Iraq and Syria: The struggle against the multi-sided counterrevolution
by Michael Karadjis
As a coalition of Sunni-based forces, including the Islamic State of Iraq and Sham (ISIS), took the major northern Iraqi city of Mosul and then most of the Sunni heartland in the north and west of Iraq, regional and western capitals went into crisis mode: the entire post-US occupation stabilisation had collapsed in a heap.
And the coalition leading this revolt consists of none other than the same forces which led the Iraqi resistance to US occupation throughout the middle years of the last decade. Yes, once again the arch-reactionary ISIS itself has revealed its brutality, with reported mass killing of captured soldiers, a crime against humanity; in the same way that monstrous acts, such as bombing work queues and Shiite mosques, were carried out during the anti-US resistance by al-Qaida in Iraq (ie, what became ISIS); horrific repression is partly to blame for breeding horrific reactions. In both cases however, this most violent and irrational element does not define the movement, still less explain its strength. Read the rest of this entry
SYRIA: Should we listen more?
29.08.2013 by dewereldmorgen
Why are some people in the West so eager to believe it’s the “rebels” who were responsible for the recent chemical weapons attack? Read the rest of this entry
EGYPT: This is What Democracy Looks Like!
by Clay Claiborne
It’s democracy. You know, democracy doesn’t come from the top. It comes from the bottom. Democracy is not what governments do. It’s what people do. — Howard Zinn
For the second time since the beginning of the Egyptian Revolution on 25 January 2011, the Supreme Council of the Armed Forces has been able to maintain its leadership position in the Egyptian state by ceding to the demands of the people and ousting an unpopular president. Read the rest of this entry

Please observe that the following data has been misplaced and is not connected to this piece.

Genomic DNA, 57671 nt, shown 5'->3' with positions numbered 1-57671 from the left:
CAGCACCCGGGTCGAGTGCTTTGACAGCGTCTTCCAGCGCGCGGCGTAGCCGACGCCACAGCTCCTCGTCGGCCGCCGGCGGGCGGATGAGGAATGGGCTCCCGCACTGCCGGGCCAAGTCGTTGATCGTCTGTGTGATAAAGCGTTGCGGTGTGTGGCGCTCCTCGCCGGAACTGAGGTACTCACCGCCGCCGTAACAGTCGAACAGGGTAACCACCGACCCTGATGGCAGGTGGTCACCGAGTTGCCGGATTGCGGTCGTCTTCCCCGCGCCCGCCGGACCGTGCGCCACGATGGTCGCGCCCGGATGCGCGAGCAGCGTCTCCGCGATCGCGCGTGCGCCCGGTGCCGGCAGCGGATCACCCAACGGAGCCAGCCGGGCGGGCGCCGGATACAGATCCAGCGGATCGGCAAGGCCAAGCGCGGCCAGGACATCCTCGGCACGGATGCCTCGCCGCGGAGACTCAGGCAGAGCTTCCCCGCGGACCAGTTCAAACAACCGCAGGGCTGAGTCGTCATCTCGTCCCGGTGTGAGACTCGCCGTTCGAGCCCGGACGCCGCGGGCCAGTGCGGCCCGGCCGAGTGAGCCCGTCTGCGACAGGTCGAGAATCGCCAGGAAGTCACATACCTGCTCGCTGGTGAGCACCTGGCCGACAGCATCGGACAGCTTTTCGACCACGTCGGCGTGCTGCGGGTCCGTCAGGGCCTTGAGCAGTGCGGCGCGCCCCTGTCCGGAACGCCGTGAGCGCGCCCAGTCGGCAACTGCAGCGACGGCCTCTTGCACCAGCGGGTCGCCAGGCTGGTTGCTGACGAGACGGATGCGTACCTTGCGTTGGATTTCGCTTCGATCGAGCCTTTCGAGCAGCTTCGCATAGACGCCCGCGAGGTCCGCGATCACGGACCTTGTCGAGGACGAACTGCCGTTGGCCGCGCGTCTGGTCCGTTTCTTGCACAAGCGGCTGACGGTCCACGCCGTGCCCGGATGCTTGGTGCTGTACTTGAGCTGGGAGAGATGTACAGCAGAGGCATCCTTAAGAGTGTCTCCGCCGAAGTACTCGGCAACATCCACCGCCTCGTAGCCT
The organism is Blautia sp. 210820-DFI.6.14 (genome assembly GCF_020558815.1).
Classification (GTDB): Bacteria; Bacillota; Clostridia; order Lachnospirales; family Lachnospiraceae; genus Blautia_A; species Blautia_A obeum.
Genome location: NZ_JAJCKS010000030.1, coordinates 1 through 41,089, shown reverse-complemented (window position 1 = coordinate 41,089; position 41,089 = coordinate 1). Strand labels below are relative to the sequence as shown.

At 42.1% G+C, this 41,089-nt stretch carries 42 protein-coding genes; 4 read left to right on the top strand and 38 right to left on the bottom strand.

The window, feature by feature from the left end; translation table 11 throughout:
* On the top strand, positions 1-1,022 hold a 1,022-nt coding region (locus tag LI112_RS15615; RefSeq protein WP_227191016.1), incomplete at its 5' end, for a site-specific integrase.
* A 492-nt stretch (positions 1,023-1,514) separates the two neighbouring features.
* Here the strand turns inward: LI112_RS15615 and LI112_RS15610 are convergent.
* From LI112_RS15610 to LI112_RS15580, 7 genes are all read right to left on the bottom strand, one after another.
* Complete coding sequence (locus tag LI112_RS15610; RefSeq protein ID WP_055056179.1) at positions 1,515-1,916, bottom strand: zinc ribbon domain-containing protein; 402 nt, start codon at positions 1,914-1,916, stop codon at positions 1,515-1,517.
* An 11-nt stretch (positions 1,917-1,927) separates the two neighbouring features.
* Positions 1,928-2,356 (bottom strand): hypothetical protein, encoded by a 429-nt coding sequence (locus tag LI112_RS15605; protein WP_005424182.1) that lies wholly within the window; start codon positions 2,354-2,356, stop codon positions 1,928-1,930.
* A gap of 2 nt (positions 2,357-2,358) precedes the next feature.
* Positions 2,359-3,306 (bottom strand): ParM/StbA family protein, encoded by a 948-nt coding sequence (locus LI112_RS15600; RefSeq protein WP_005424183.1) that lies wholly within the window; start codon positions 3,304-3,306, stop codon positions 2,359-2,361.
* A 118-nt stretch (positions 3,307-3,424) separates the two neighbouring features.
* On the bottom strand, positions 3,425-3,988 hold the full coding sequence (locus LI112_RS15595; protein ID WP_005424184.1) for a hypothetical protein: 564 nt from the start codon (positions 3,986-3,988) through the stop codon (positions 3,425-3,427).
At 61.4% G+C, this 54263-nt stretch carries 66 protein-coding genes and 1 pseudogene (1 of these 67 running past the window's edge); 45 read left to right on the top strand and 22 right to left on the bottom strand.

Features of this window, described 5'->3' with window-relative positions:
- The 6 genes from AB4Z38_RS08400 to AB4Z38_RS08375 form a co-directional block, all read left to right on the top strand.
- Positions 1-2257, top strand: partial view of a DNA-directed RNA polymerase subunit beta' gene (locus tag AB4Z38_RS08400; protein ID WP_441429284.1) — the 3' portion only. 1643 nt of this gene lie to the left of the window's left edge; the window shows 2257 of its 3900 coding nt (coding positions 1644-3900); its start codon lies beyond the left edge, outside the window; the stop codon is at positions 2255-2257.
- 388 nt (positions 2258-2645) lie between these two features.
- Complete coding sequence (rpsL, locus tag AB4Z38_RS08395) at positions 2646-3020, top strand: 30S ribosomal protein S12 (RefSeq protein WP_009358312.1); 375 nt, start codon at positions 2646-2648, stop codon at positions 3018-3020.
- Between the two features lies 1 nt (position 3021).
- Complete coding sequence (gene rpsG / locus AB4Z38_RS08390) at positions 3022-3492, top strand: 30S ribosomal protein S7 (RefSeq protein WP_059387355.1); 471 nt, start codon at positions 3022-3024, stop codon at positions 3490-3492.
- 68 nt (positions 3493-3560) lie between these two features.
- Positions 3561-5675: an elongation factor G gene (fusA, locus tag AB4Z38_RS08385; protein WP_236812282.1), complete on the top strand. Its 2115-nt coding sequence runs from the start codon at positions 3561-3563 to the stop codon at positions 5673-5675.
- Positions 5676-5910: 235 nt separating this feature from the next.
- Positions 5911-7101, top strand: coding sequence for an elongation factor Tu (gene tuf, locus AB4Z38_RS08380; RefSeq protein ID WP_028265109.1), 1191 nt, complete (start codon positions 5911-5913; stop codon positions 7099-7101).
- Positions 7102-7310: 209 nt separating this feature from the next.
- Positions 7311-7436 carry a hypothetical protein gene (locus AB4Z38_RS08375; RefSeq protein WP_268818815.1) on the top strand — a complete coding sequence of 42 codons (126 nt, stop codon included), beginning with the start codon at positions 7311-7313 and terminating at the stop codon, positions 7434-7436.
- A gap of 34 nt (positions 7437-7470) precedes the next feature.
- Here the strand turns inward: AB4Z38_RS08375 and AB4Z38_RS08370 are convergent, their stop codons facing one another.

SYRIA: What is a Proxy War?
April 13, 2013 by DarthNader
Is what’s happening in Syria today a revolution, a civil war or a proxy war? Far more than just an argument over semantics, which term is used to refer to the situation in Syria today denotes a political position. Supporters of the Syrian opposition call it a revolution, while those not at all sympathetic to the opposition call it a proxy war, which is an attempt to disparage the opposition. But which of these terms is accurate? Read the rest of this entry
The 21st Century Scramble for Africa
The Algerian Hostage Crisis, The War on Terror and the Scramble for Africa.
By Joshua Virasami Read the rest of this entry
FRANCE: Hands off Mali!
15 January 2013 Alex Lantier
The World Socialist Web Site denounces France’s war in Mali as an act of imperialist piracy. After mass bombings of cities in northern Mali that killed and wounded hundreds of civilians, French tank columns crossed into Mali yesterday from the Ivory Coast. Read the rest of this entry
SYRIA: The Syrian revolution and the speech of Bachar Al Assad
The speech of the dictator Bashar Al Assad on Sunday January 6, 2013 at the opera in the capital Damascus was not different to his last official speeches and was in many way a mere repetition. He once again appealed for the “total mobilization of the nation” to fight against the insurgents who he described as al-Qaeda terrorists. He also called for a reconciliation conference with “those who have not betrayed Syria” which would be followed by the formation of a new government and a new amnesty. Read the rest of this entry
International anarchist statement against the Iraq war from 2003
The statement below was issued before the war by anarchist groups from all over the globe. This included organisations in Ireland (WSM), Britain, France, Sweden, Argentina, Lebanon, Belgium, Turkey, Portugal, South Africa, Germany, Canada, Spain, Mexico, Brazil, Italy, USA, Switzerland and Croatia. Read the rest of this entry
IRAQ: Child Kidnapping on the Rise, Again: Another Legacy of the US Occupation
by Dirk Adriaensens, BRussells Tribunal
:: Article nr. 93049 sent on 29-nov-2012 18:19 ECT www.uruknet.info?p=93049
|On 6 November, 21 children were abducted from different places in BaghdadNovember 28, 2012
The security situation in Baghdad has not improved. Families are living in fear because of a dramatic increase in the number of cases of child abduction. Read the rest of this entry
Jordan’s Protests: Political Economy, Protest, and Empire
Saleem Haddad Posted on Nov 22, 2012
“Erm, why do they have to, like, break stuff?,” a common complaint made against the protesters in Jordan. (Image by Nidal Elkhairy) Read the rest of this entry